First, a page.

‘Thank you for giv­ing back’

Help pours in for evac­uees, fire­fight­ers in B.C.

The Guardian (Charlottetown) - - CANADA - BY THE CANA­DIAN PRESS

Help from other prov­inces and the fed­eral gov­ern­ment has be­gun to pour in for fire­fight­ers and thou­sands of evac­uees grap­pling with more than 230 in­tense wild­fires rag­ing across Bri­tish Columbia.

About 300 fire­fight­ers and sup­port staff from Al­berta, Saskatchewan, On­tario and New Brunswick were ex­pected to start ar­riv­ing Mon­day to help re­lieve the pres­sure on roughly 1,000 B.C. fire­fight­ers bat­tling the blazes.

Prime Min­is­ter Justin Trudeau said he spoke with Premier Christy Clark as well as premier-des­ig­nate John Hor­gan on Sun­day night and the Cana­dian Armed Forces have sent air­craft and per­son­nel to sup­port the emer­gency re­sponse to the fires.

Res­i­dents of Fort McMur­ray, Alta., who had to flee a mas­sive wild­fire last year, have also sprung into ac­tion by col­lect­ing do­na­tions of sup­plies, driv­ing them to B.C. and of­fer­ing sup­port and ad­vice on so­cial me­dia.

Christo­pher Seguin, vi­cepres­i­dent of ad­vance­ment at Thomp­son Rivers Uni­ver­sity, said ter­ri­fied evac­uees ar­rived at a Kam­loops re­cep­tion cen­tre with noth­ing, hav­ing “lost ev­ery­thing and hav­ing lost it quickly.’’

He said four tonnes of sup­plies ar­rived from Fort McMur­ray in­clud­ing wrapped and sealed wa­ter, Ga­torade and baby sup­plies, and vol­un­teers were mak­ing sure the Kam­loops food bank re­ceives and dis­trib­utes them.

Seguin ex­pressed his grat­i­tude to the res­i­dents of

Fort McMur­ray.

“Thank you. Thank you for giv­ing back and thank you for go­ing to an ex­tra­or­di­nary ef­fort to mak­ing sure we get ex­actly what we need at ex­actly the right time,’’ he said.

Public Safety Min­is­ter Ralph Goodale said Mon­day more than 230 fires were burn­ing, with 98 con­sid­ered new within the “last day or so.’’ At least 10 were in “close prox­im­ity’’ to com­mu­ni­ties and more than 10,000 peo­ple have been af­fected by evac­u­a­tion or­ders.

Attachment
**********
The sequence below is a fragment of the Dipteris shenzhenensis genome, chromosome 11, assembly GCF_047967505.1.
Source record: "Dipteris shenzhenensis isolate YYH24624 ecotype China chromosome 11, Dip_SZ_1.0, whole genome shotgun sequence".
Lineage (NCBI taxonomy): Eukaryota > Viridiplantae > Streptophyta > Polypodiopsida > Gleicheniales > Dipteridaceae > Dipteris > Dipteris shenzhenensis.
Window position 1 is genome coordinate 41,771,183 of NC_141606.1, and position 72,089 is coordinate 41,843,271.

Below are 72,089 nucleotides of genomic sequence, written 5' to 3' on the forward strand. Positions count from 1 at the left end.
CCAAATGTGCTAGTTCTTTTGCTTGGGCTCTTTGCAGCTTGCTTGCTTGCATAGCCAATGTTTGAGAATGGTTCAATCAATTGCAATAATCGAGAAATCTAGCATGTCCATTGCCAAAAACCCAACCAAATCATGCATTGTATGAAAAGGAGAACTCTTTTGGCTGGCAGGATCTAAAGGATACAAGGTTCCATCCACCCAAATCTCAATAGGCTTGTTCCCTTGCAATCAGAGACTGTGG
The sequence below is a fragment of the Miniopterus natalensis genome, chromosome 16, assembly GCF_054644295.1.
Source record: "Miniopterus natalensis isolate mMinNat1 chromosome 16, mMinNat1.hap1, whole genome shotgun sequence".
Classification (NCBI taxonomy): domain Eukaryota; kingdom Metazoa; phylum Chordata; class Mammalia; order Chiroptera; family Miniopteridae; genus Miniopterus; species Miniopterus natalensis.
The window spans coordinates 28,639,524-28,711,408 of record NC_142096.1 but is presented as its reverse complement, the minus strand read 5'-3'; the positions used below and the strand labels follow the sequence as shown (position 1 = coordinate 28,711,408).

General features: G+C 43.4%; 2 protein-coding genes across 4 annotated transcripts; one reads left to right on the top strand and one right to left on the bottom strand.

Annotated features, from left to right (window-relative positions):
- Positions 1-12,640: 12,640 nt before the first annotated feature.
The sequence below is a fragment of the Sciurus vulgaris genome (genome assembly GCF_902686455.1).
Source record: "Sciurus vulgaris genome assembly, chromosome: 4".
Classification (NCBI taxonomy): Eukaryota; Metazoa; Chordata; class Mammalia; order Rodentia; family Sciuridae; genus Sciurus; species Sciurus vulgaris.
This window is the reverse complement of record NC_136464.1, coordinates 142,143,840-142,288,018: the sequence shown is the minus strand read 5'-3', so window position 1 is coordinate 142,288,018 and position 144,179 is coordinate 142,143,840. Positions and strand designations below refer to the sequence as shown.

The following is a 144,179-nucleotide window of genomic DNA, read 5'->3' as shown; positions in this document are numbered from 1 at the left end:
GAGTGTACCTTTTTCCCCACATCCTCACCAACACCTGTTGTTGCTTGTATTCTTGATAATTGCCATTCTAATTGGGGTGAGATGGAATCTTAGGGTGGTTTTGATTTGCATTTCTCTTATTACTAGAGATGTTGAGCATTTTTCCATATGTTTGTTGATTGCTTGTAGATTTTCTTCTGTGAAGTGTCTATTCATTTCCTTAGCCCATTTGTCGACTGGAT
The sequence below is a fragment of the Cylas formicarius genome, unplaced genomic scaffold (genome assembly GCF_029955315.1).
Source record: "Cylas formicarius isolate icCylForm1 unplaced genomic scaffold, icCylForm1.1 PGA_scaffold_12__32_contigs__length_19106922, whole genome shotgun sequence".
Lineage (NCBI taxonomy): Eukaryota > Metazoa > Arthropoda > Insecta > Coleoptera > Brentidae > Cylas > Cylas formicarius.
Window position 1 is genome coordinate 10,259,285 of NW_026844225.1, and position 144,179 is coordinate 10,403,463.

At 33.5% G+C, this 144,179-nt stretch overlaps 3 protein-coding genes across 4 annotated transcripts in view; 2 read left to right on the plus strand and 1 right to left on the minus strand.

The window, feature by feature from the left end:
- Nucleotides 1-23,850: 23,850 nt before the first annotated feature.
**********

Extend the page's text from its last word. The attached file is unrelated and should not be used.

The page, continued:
The en­tire Dis­trict of 100 Mile House, a com­mu­nity of roughly 1,800 peo­ple, was or­dered evac­u­ated Sun­day night.

Al Rich­mond, chair­man of the Cari­boo Re­gional Dis­trict, said the last evac­uees from 100 Mile House left around 2 a.m. Mon­day on a bus to Prince Ge­orge to re­ceive emer­gency as­sis­tance. Oth­ers headed to the Lower Main­land, he said.

Some nearby com­mu­ni­ties were un­der evac­u­a­tion alert and res­i­dents were told to pre­pare to leave at a moment’s no­tice.

Speak­ing from 100 Mile House, Rich­mond said the com­mu­nity was “smoky.’’

“The power’s on, but the fire’s not in the town,’’ he said.

BC Hy­dro said the blazes in the cen­tral and south­ern In­te­rior have caused sig­nif­i­cant dam­age to elec­tri­cal in­fra­struc­ture and have left thou­sands with­out power. The util­ity was ac­tively work­ing with Emer­gency Man­age­ment BC and fire of­fi­cials to re­store elec­tric­ity.

The fires have burned through more than 320 square kilo­me­tres of tim­ber, bush and grass­land. The largest blaze, cov­er­ing more than 60 square kilo­me­tres, is burn­ing near Ashcroft, an In­te­rior com­mu­nity about 90 kilo­me­tres from Kam­loops.

CP PHOTO

Kelsey Thorne holds her daugh­ter Ne­vaeh Porter, 8, as they both cry while view­ing the re­mains of their home where they lived with her par­ents that was de­stroyed by a wild­fire on the Ashcroft First Na­tion, near Ashcroft, Bri­tish Columbia, late Sun­day.

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